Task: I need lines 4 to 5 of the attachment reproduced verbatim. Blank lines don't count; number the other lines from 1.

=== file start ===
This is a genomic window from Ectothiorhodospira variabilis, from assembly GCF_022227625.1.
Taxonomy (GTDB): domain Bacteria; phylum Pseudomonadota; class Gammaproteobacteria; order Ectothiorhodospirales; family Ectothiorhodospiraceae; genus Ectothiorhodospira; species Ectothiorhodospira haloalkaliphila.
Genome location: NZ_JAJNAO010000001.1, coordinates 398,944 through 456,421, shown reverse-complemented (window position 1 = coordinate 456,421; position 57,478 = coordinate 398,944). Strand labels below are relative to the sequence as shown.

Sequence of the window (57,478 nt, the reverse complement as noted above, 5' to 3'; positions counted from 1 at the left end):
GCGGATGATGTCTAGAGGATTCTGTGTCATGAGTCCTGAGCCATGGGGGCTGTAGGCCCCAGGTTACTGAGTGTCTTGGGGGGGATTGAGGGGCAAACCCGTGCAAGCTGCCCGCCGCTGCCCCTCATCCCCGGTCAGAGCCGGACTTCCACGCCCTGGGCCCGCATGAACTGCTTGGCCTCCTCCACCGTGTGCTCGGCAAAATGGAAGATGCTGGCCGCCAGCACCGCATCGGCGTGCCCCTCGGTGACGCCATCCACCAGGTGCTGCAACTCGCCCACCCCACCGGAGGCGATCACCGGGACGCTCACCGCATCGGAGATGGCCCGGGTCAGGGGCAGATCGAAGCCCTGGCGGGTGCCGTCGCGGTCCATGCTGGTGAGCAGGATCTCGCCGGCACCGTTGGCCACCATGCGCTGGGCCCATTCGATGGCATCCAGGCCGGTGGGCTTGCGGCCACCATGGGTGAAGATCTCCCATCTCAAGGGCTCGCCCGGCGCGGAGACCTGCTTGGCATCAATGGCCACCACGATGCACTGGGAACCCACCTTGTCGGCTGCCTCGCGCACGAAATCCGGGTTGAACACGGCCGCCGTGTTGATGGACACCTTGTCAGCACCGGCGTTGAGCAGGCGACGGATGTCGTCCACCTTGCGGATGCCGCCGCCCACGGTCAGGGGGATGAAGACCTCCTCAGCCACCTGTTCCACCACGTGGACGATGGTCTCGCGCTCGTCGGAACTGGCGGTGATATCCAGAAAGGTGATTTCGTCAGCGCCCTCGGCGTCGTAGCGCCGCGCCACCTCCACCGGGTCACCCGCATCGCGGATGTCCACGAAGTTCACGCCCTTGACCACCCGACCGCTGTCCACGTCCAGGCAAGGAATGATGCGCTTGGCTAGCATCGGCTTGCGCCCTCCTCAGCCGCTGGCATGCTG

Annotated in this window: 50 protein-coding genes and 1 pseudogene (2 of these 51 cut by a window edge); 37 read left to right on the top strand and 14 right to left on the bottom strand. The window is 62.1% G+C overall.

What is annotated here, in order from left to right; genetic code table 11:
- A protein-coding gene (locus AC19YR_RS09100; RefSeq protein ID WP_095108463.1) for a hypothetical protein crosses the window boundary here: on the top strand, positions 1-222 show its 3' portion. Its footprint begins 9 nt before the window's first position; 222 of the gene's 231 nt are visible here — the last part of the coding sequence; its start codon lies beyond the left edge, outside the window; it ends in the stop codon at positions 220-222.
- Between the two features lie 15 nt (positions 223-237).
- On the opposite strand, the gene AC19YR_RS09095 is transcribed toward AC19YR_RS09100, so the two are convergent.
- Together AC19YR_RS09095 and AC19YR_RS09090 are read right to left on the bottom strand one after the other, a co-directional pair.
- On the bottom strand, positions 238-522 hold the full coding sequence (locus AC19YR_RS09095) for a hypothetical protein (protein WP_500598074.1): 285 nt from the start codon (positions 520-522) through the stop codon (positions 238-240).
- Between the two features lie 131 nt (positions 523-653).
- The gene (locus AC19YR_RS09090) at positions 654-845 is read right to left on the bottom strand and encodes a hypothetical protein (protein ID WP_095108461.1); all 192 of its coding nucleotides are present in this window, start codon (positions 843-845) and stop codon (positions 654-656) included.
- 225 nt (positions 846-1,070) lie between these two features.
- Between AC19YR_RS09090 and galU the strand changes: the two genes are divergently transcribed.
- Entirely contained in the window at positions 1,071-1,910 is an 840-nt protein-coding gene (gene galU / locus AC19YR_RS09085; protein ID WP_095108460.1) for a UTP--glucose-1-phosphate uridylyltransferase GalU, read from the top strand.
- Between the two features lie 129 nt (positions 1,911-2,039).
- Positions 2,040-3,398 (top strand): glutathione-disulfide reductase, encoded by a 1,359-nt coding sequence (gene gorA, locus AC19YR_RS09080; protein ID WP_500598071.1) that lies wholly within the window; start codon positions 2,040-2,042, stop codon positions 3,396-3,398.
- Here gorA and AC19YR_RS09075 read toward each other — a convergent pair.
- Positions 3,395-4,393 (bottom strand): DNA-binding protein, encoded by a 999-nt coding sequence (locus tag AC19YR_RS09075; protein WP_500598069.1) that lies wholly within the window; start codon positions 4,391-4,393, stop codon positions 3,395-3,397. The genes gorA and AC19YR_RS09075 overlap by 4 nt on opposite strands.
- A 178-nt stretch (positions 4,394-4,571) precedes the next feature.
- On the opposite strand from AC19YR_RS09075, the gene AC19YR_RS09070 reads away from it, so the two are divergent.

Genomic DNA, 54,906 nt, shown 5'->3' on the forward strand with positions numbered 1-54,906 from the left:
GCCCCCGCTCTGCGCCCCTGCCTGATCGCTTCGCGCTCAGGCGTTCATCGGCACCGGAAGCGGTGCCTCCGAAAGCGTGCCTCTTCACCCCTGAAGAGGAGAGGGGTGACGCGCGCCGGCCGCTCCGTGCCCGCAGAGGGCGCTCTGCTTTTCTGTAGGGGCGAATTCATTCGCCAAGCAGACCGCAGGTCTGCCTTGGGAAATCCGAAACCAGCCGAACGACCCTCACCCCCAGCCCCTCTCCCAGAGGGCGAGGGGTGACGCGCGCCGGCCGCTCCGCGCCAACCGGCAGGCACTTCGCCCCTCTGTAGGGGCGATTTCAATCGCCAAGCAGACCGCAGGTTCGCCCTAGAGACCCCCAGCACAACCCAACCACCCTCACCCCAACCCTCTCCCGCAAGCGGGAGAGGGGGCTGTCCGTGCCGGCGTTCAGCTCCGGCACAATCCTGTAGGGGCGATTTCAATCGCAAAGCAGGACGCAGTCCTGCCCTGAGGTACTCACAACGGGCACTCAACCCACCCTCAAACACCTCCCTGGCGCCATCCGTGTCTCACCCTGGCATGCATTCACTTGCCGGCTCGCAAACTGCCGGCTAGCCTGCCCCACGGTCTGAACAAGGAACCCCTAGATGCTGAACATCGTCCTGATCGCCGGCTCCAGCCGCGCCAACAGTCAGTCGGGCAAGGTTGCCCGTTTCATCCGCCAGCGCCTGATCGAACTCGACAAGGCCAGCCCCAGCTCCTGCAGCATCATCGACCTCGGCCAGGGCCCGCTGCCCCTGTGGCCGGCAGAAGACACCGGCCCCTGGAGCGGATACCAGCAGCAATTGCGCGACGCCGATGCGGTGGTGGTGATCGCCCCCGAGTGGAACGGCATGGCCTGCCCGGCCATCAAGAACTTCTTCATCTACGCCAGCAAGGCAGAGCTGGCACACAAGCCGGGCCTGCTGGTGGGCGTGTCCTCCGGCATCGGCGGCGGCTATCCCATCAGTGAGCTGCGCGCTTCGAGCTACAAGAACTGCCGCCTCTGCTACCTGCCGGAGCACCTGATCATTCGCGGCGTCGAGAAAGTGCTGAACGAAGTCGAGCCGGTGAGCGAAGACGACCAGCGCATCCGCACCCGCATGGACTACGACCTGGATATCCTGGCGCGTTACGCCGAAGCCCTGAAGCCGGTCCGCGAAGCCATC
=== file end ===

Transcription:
Sequence of the window (57,478 nt, the reverse complement as noted above, 5' to 3'; positions counted from 1 at the left end):
GCGGATGATGTCTAGAGGATTCTGTGTCATGAGTCCTGAGCCATGGGGGCTGTAGGCCCCAGGTTACTGAGTGTCTTGGGGGGGATTGAGGGGCAAACCCGTGCAAGCTGCCCGCCGCTGCCCCTCATCCCCGGTCAGAGCCGGACTTCCACGCCCTGGGCCCGCATGAACTGCTTGGCCTCCTCCACCGTGTGCTCGGCAAAATGGAAGATGCTGGCCGCCAGCACCGCATCGGCGTGCCCCTCGGTGACGCCATCCACCAGGTGCTGCAACTCGCCCACCCCACCGGAGGCGATCACCGGGACGCTCACCGCATCGGAGATGGCCCGGGTCAGGGGCAGATCGAAGCCCTGGCGGGTGCCGTCGCGGTCCATGCTGGTGAGCAGGATCTCGCCGGCACCGTTGGCCACCATGCGCTGGGCCCATTCGATGGCATCCAGGCCGGTGGGCTTGCGGCCACCATGGGTGAAGATCTCCCATCTCAAGGGCTCGCCCGGCGCGGAGACCTGCTTGGCATCAATGGCCACCACGATGCACTGGGAACCCACCTTGTCGGCTGCCTCGCGCACGAAATCCGGGTTGAACACGGCCGCCGTGTTGATGGACACCTTGTCAGCACCGGCGTTGAGCAGGCGACGGATGTCGTCCACCTTGCGGATGCCGCCGCCCACGGTCAGGGGGATGAAGACCTCCTCAGCCACCTGTTCCACCACGTGGACGATGGTCTCGCGCTCGTCGGAACTGGCGGTGATATCCAGAAAGGTGATTTCGTCAGCGCCCTCGGCGTCGTAGCGCCGCGCCACCTCCACCGGGTCACCCGCATCGCGGATGTCCACGAAGTTCACGCCCTTGACCACCCGACCGCTGTCCACGTCCAGGCAAGGAATGATGCGCTTGGCTAGCATCGGCTTGCGCCCTCCTCAGCCGCTGGCATGCTG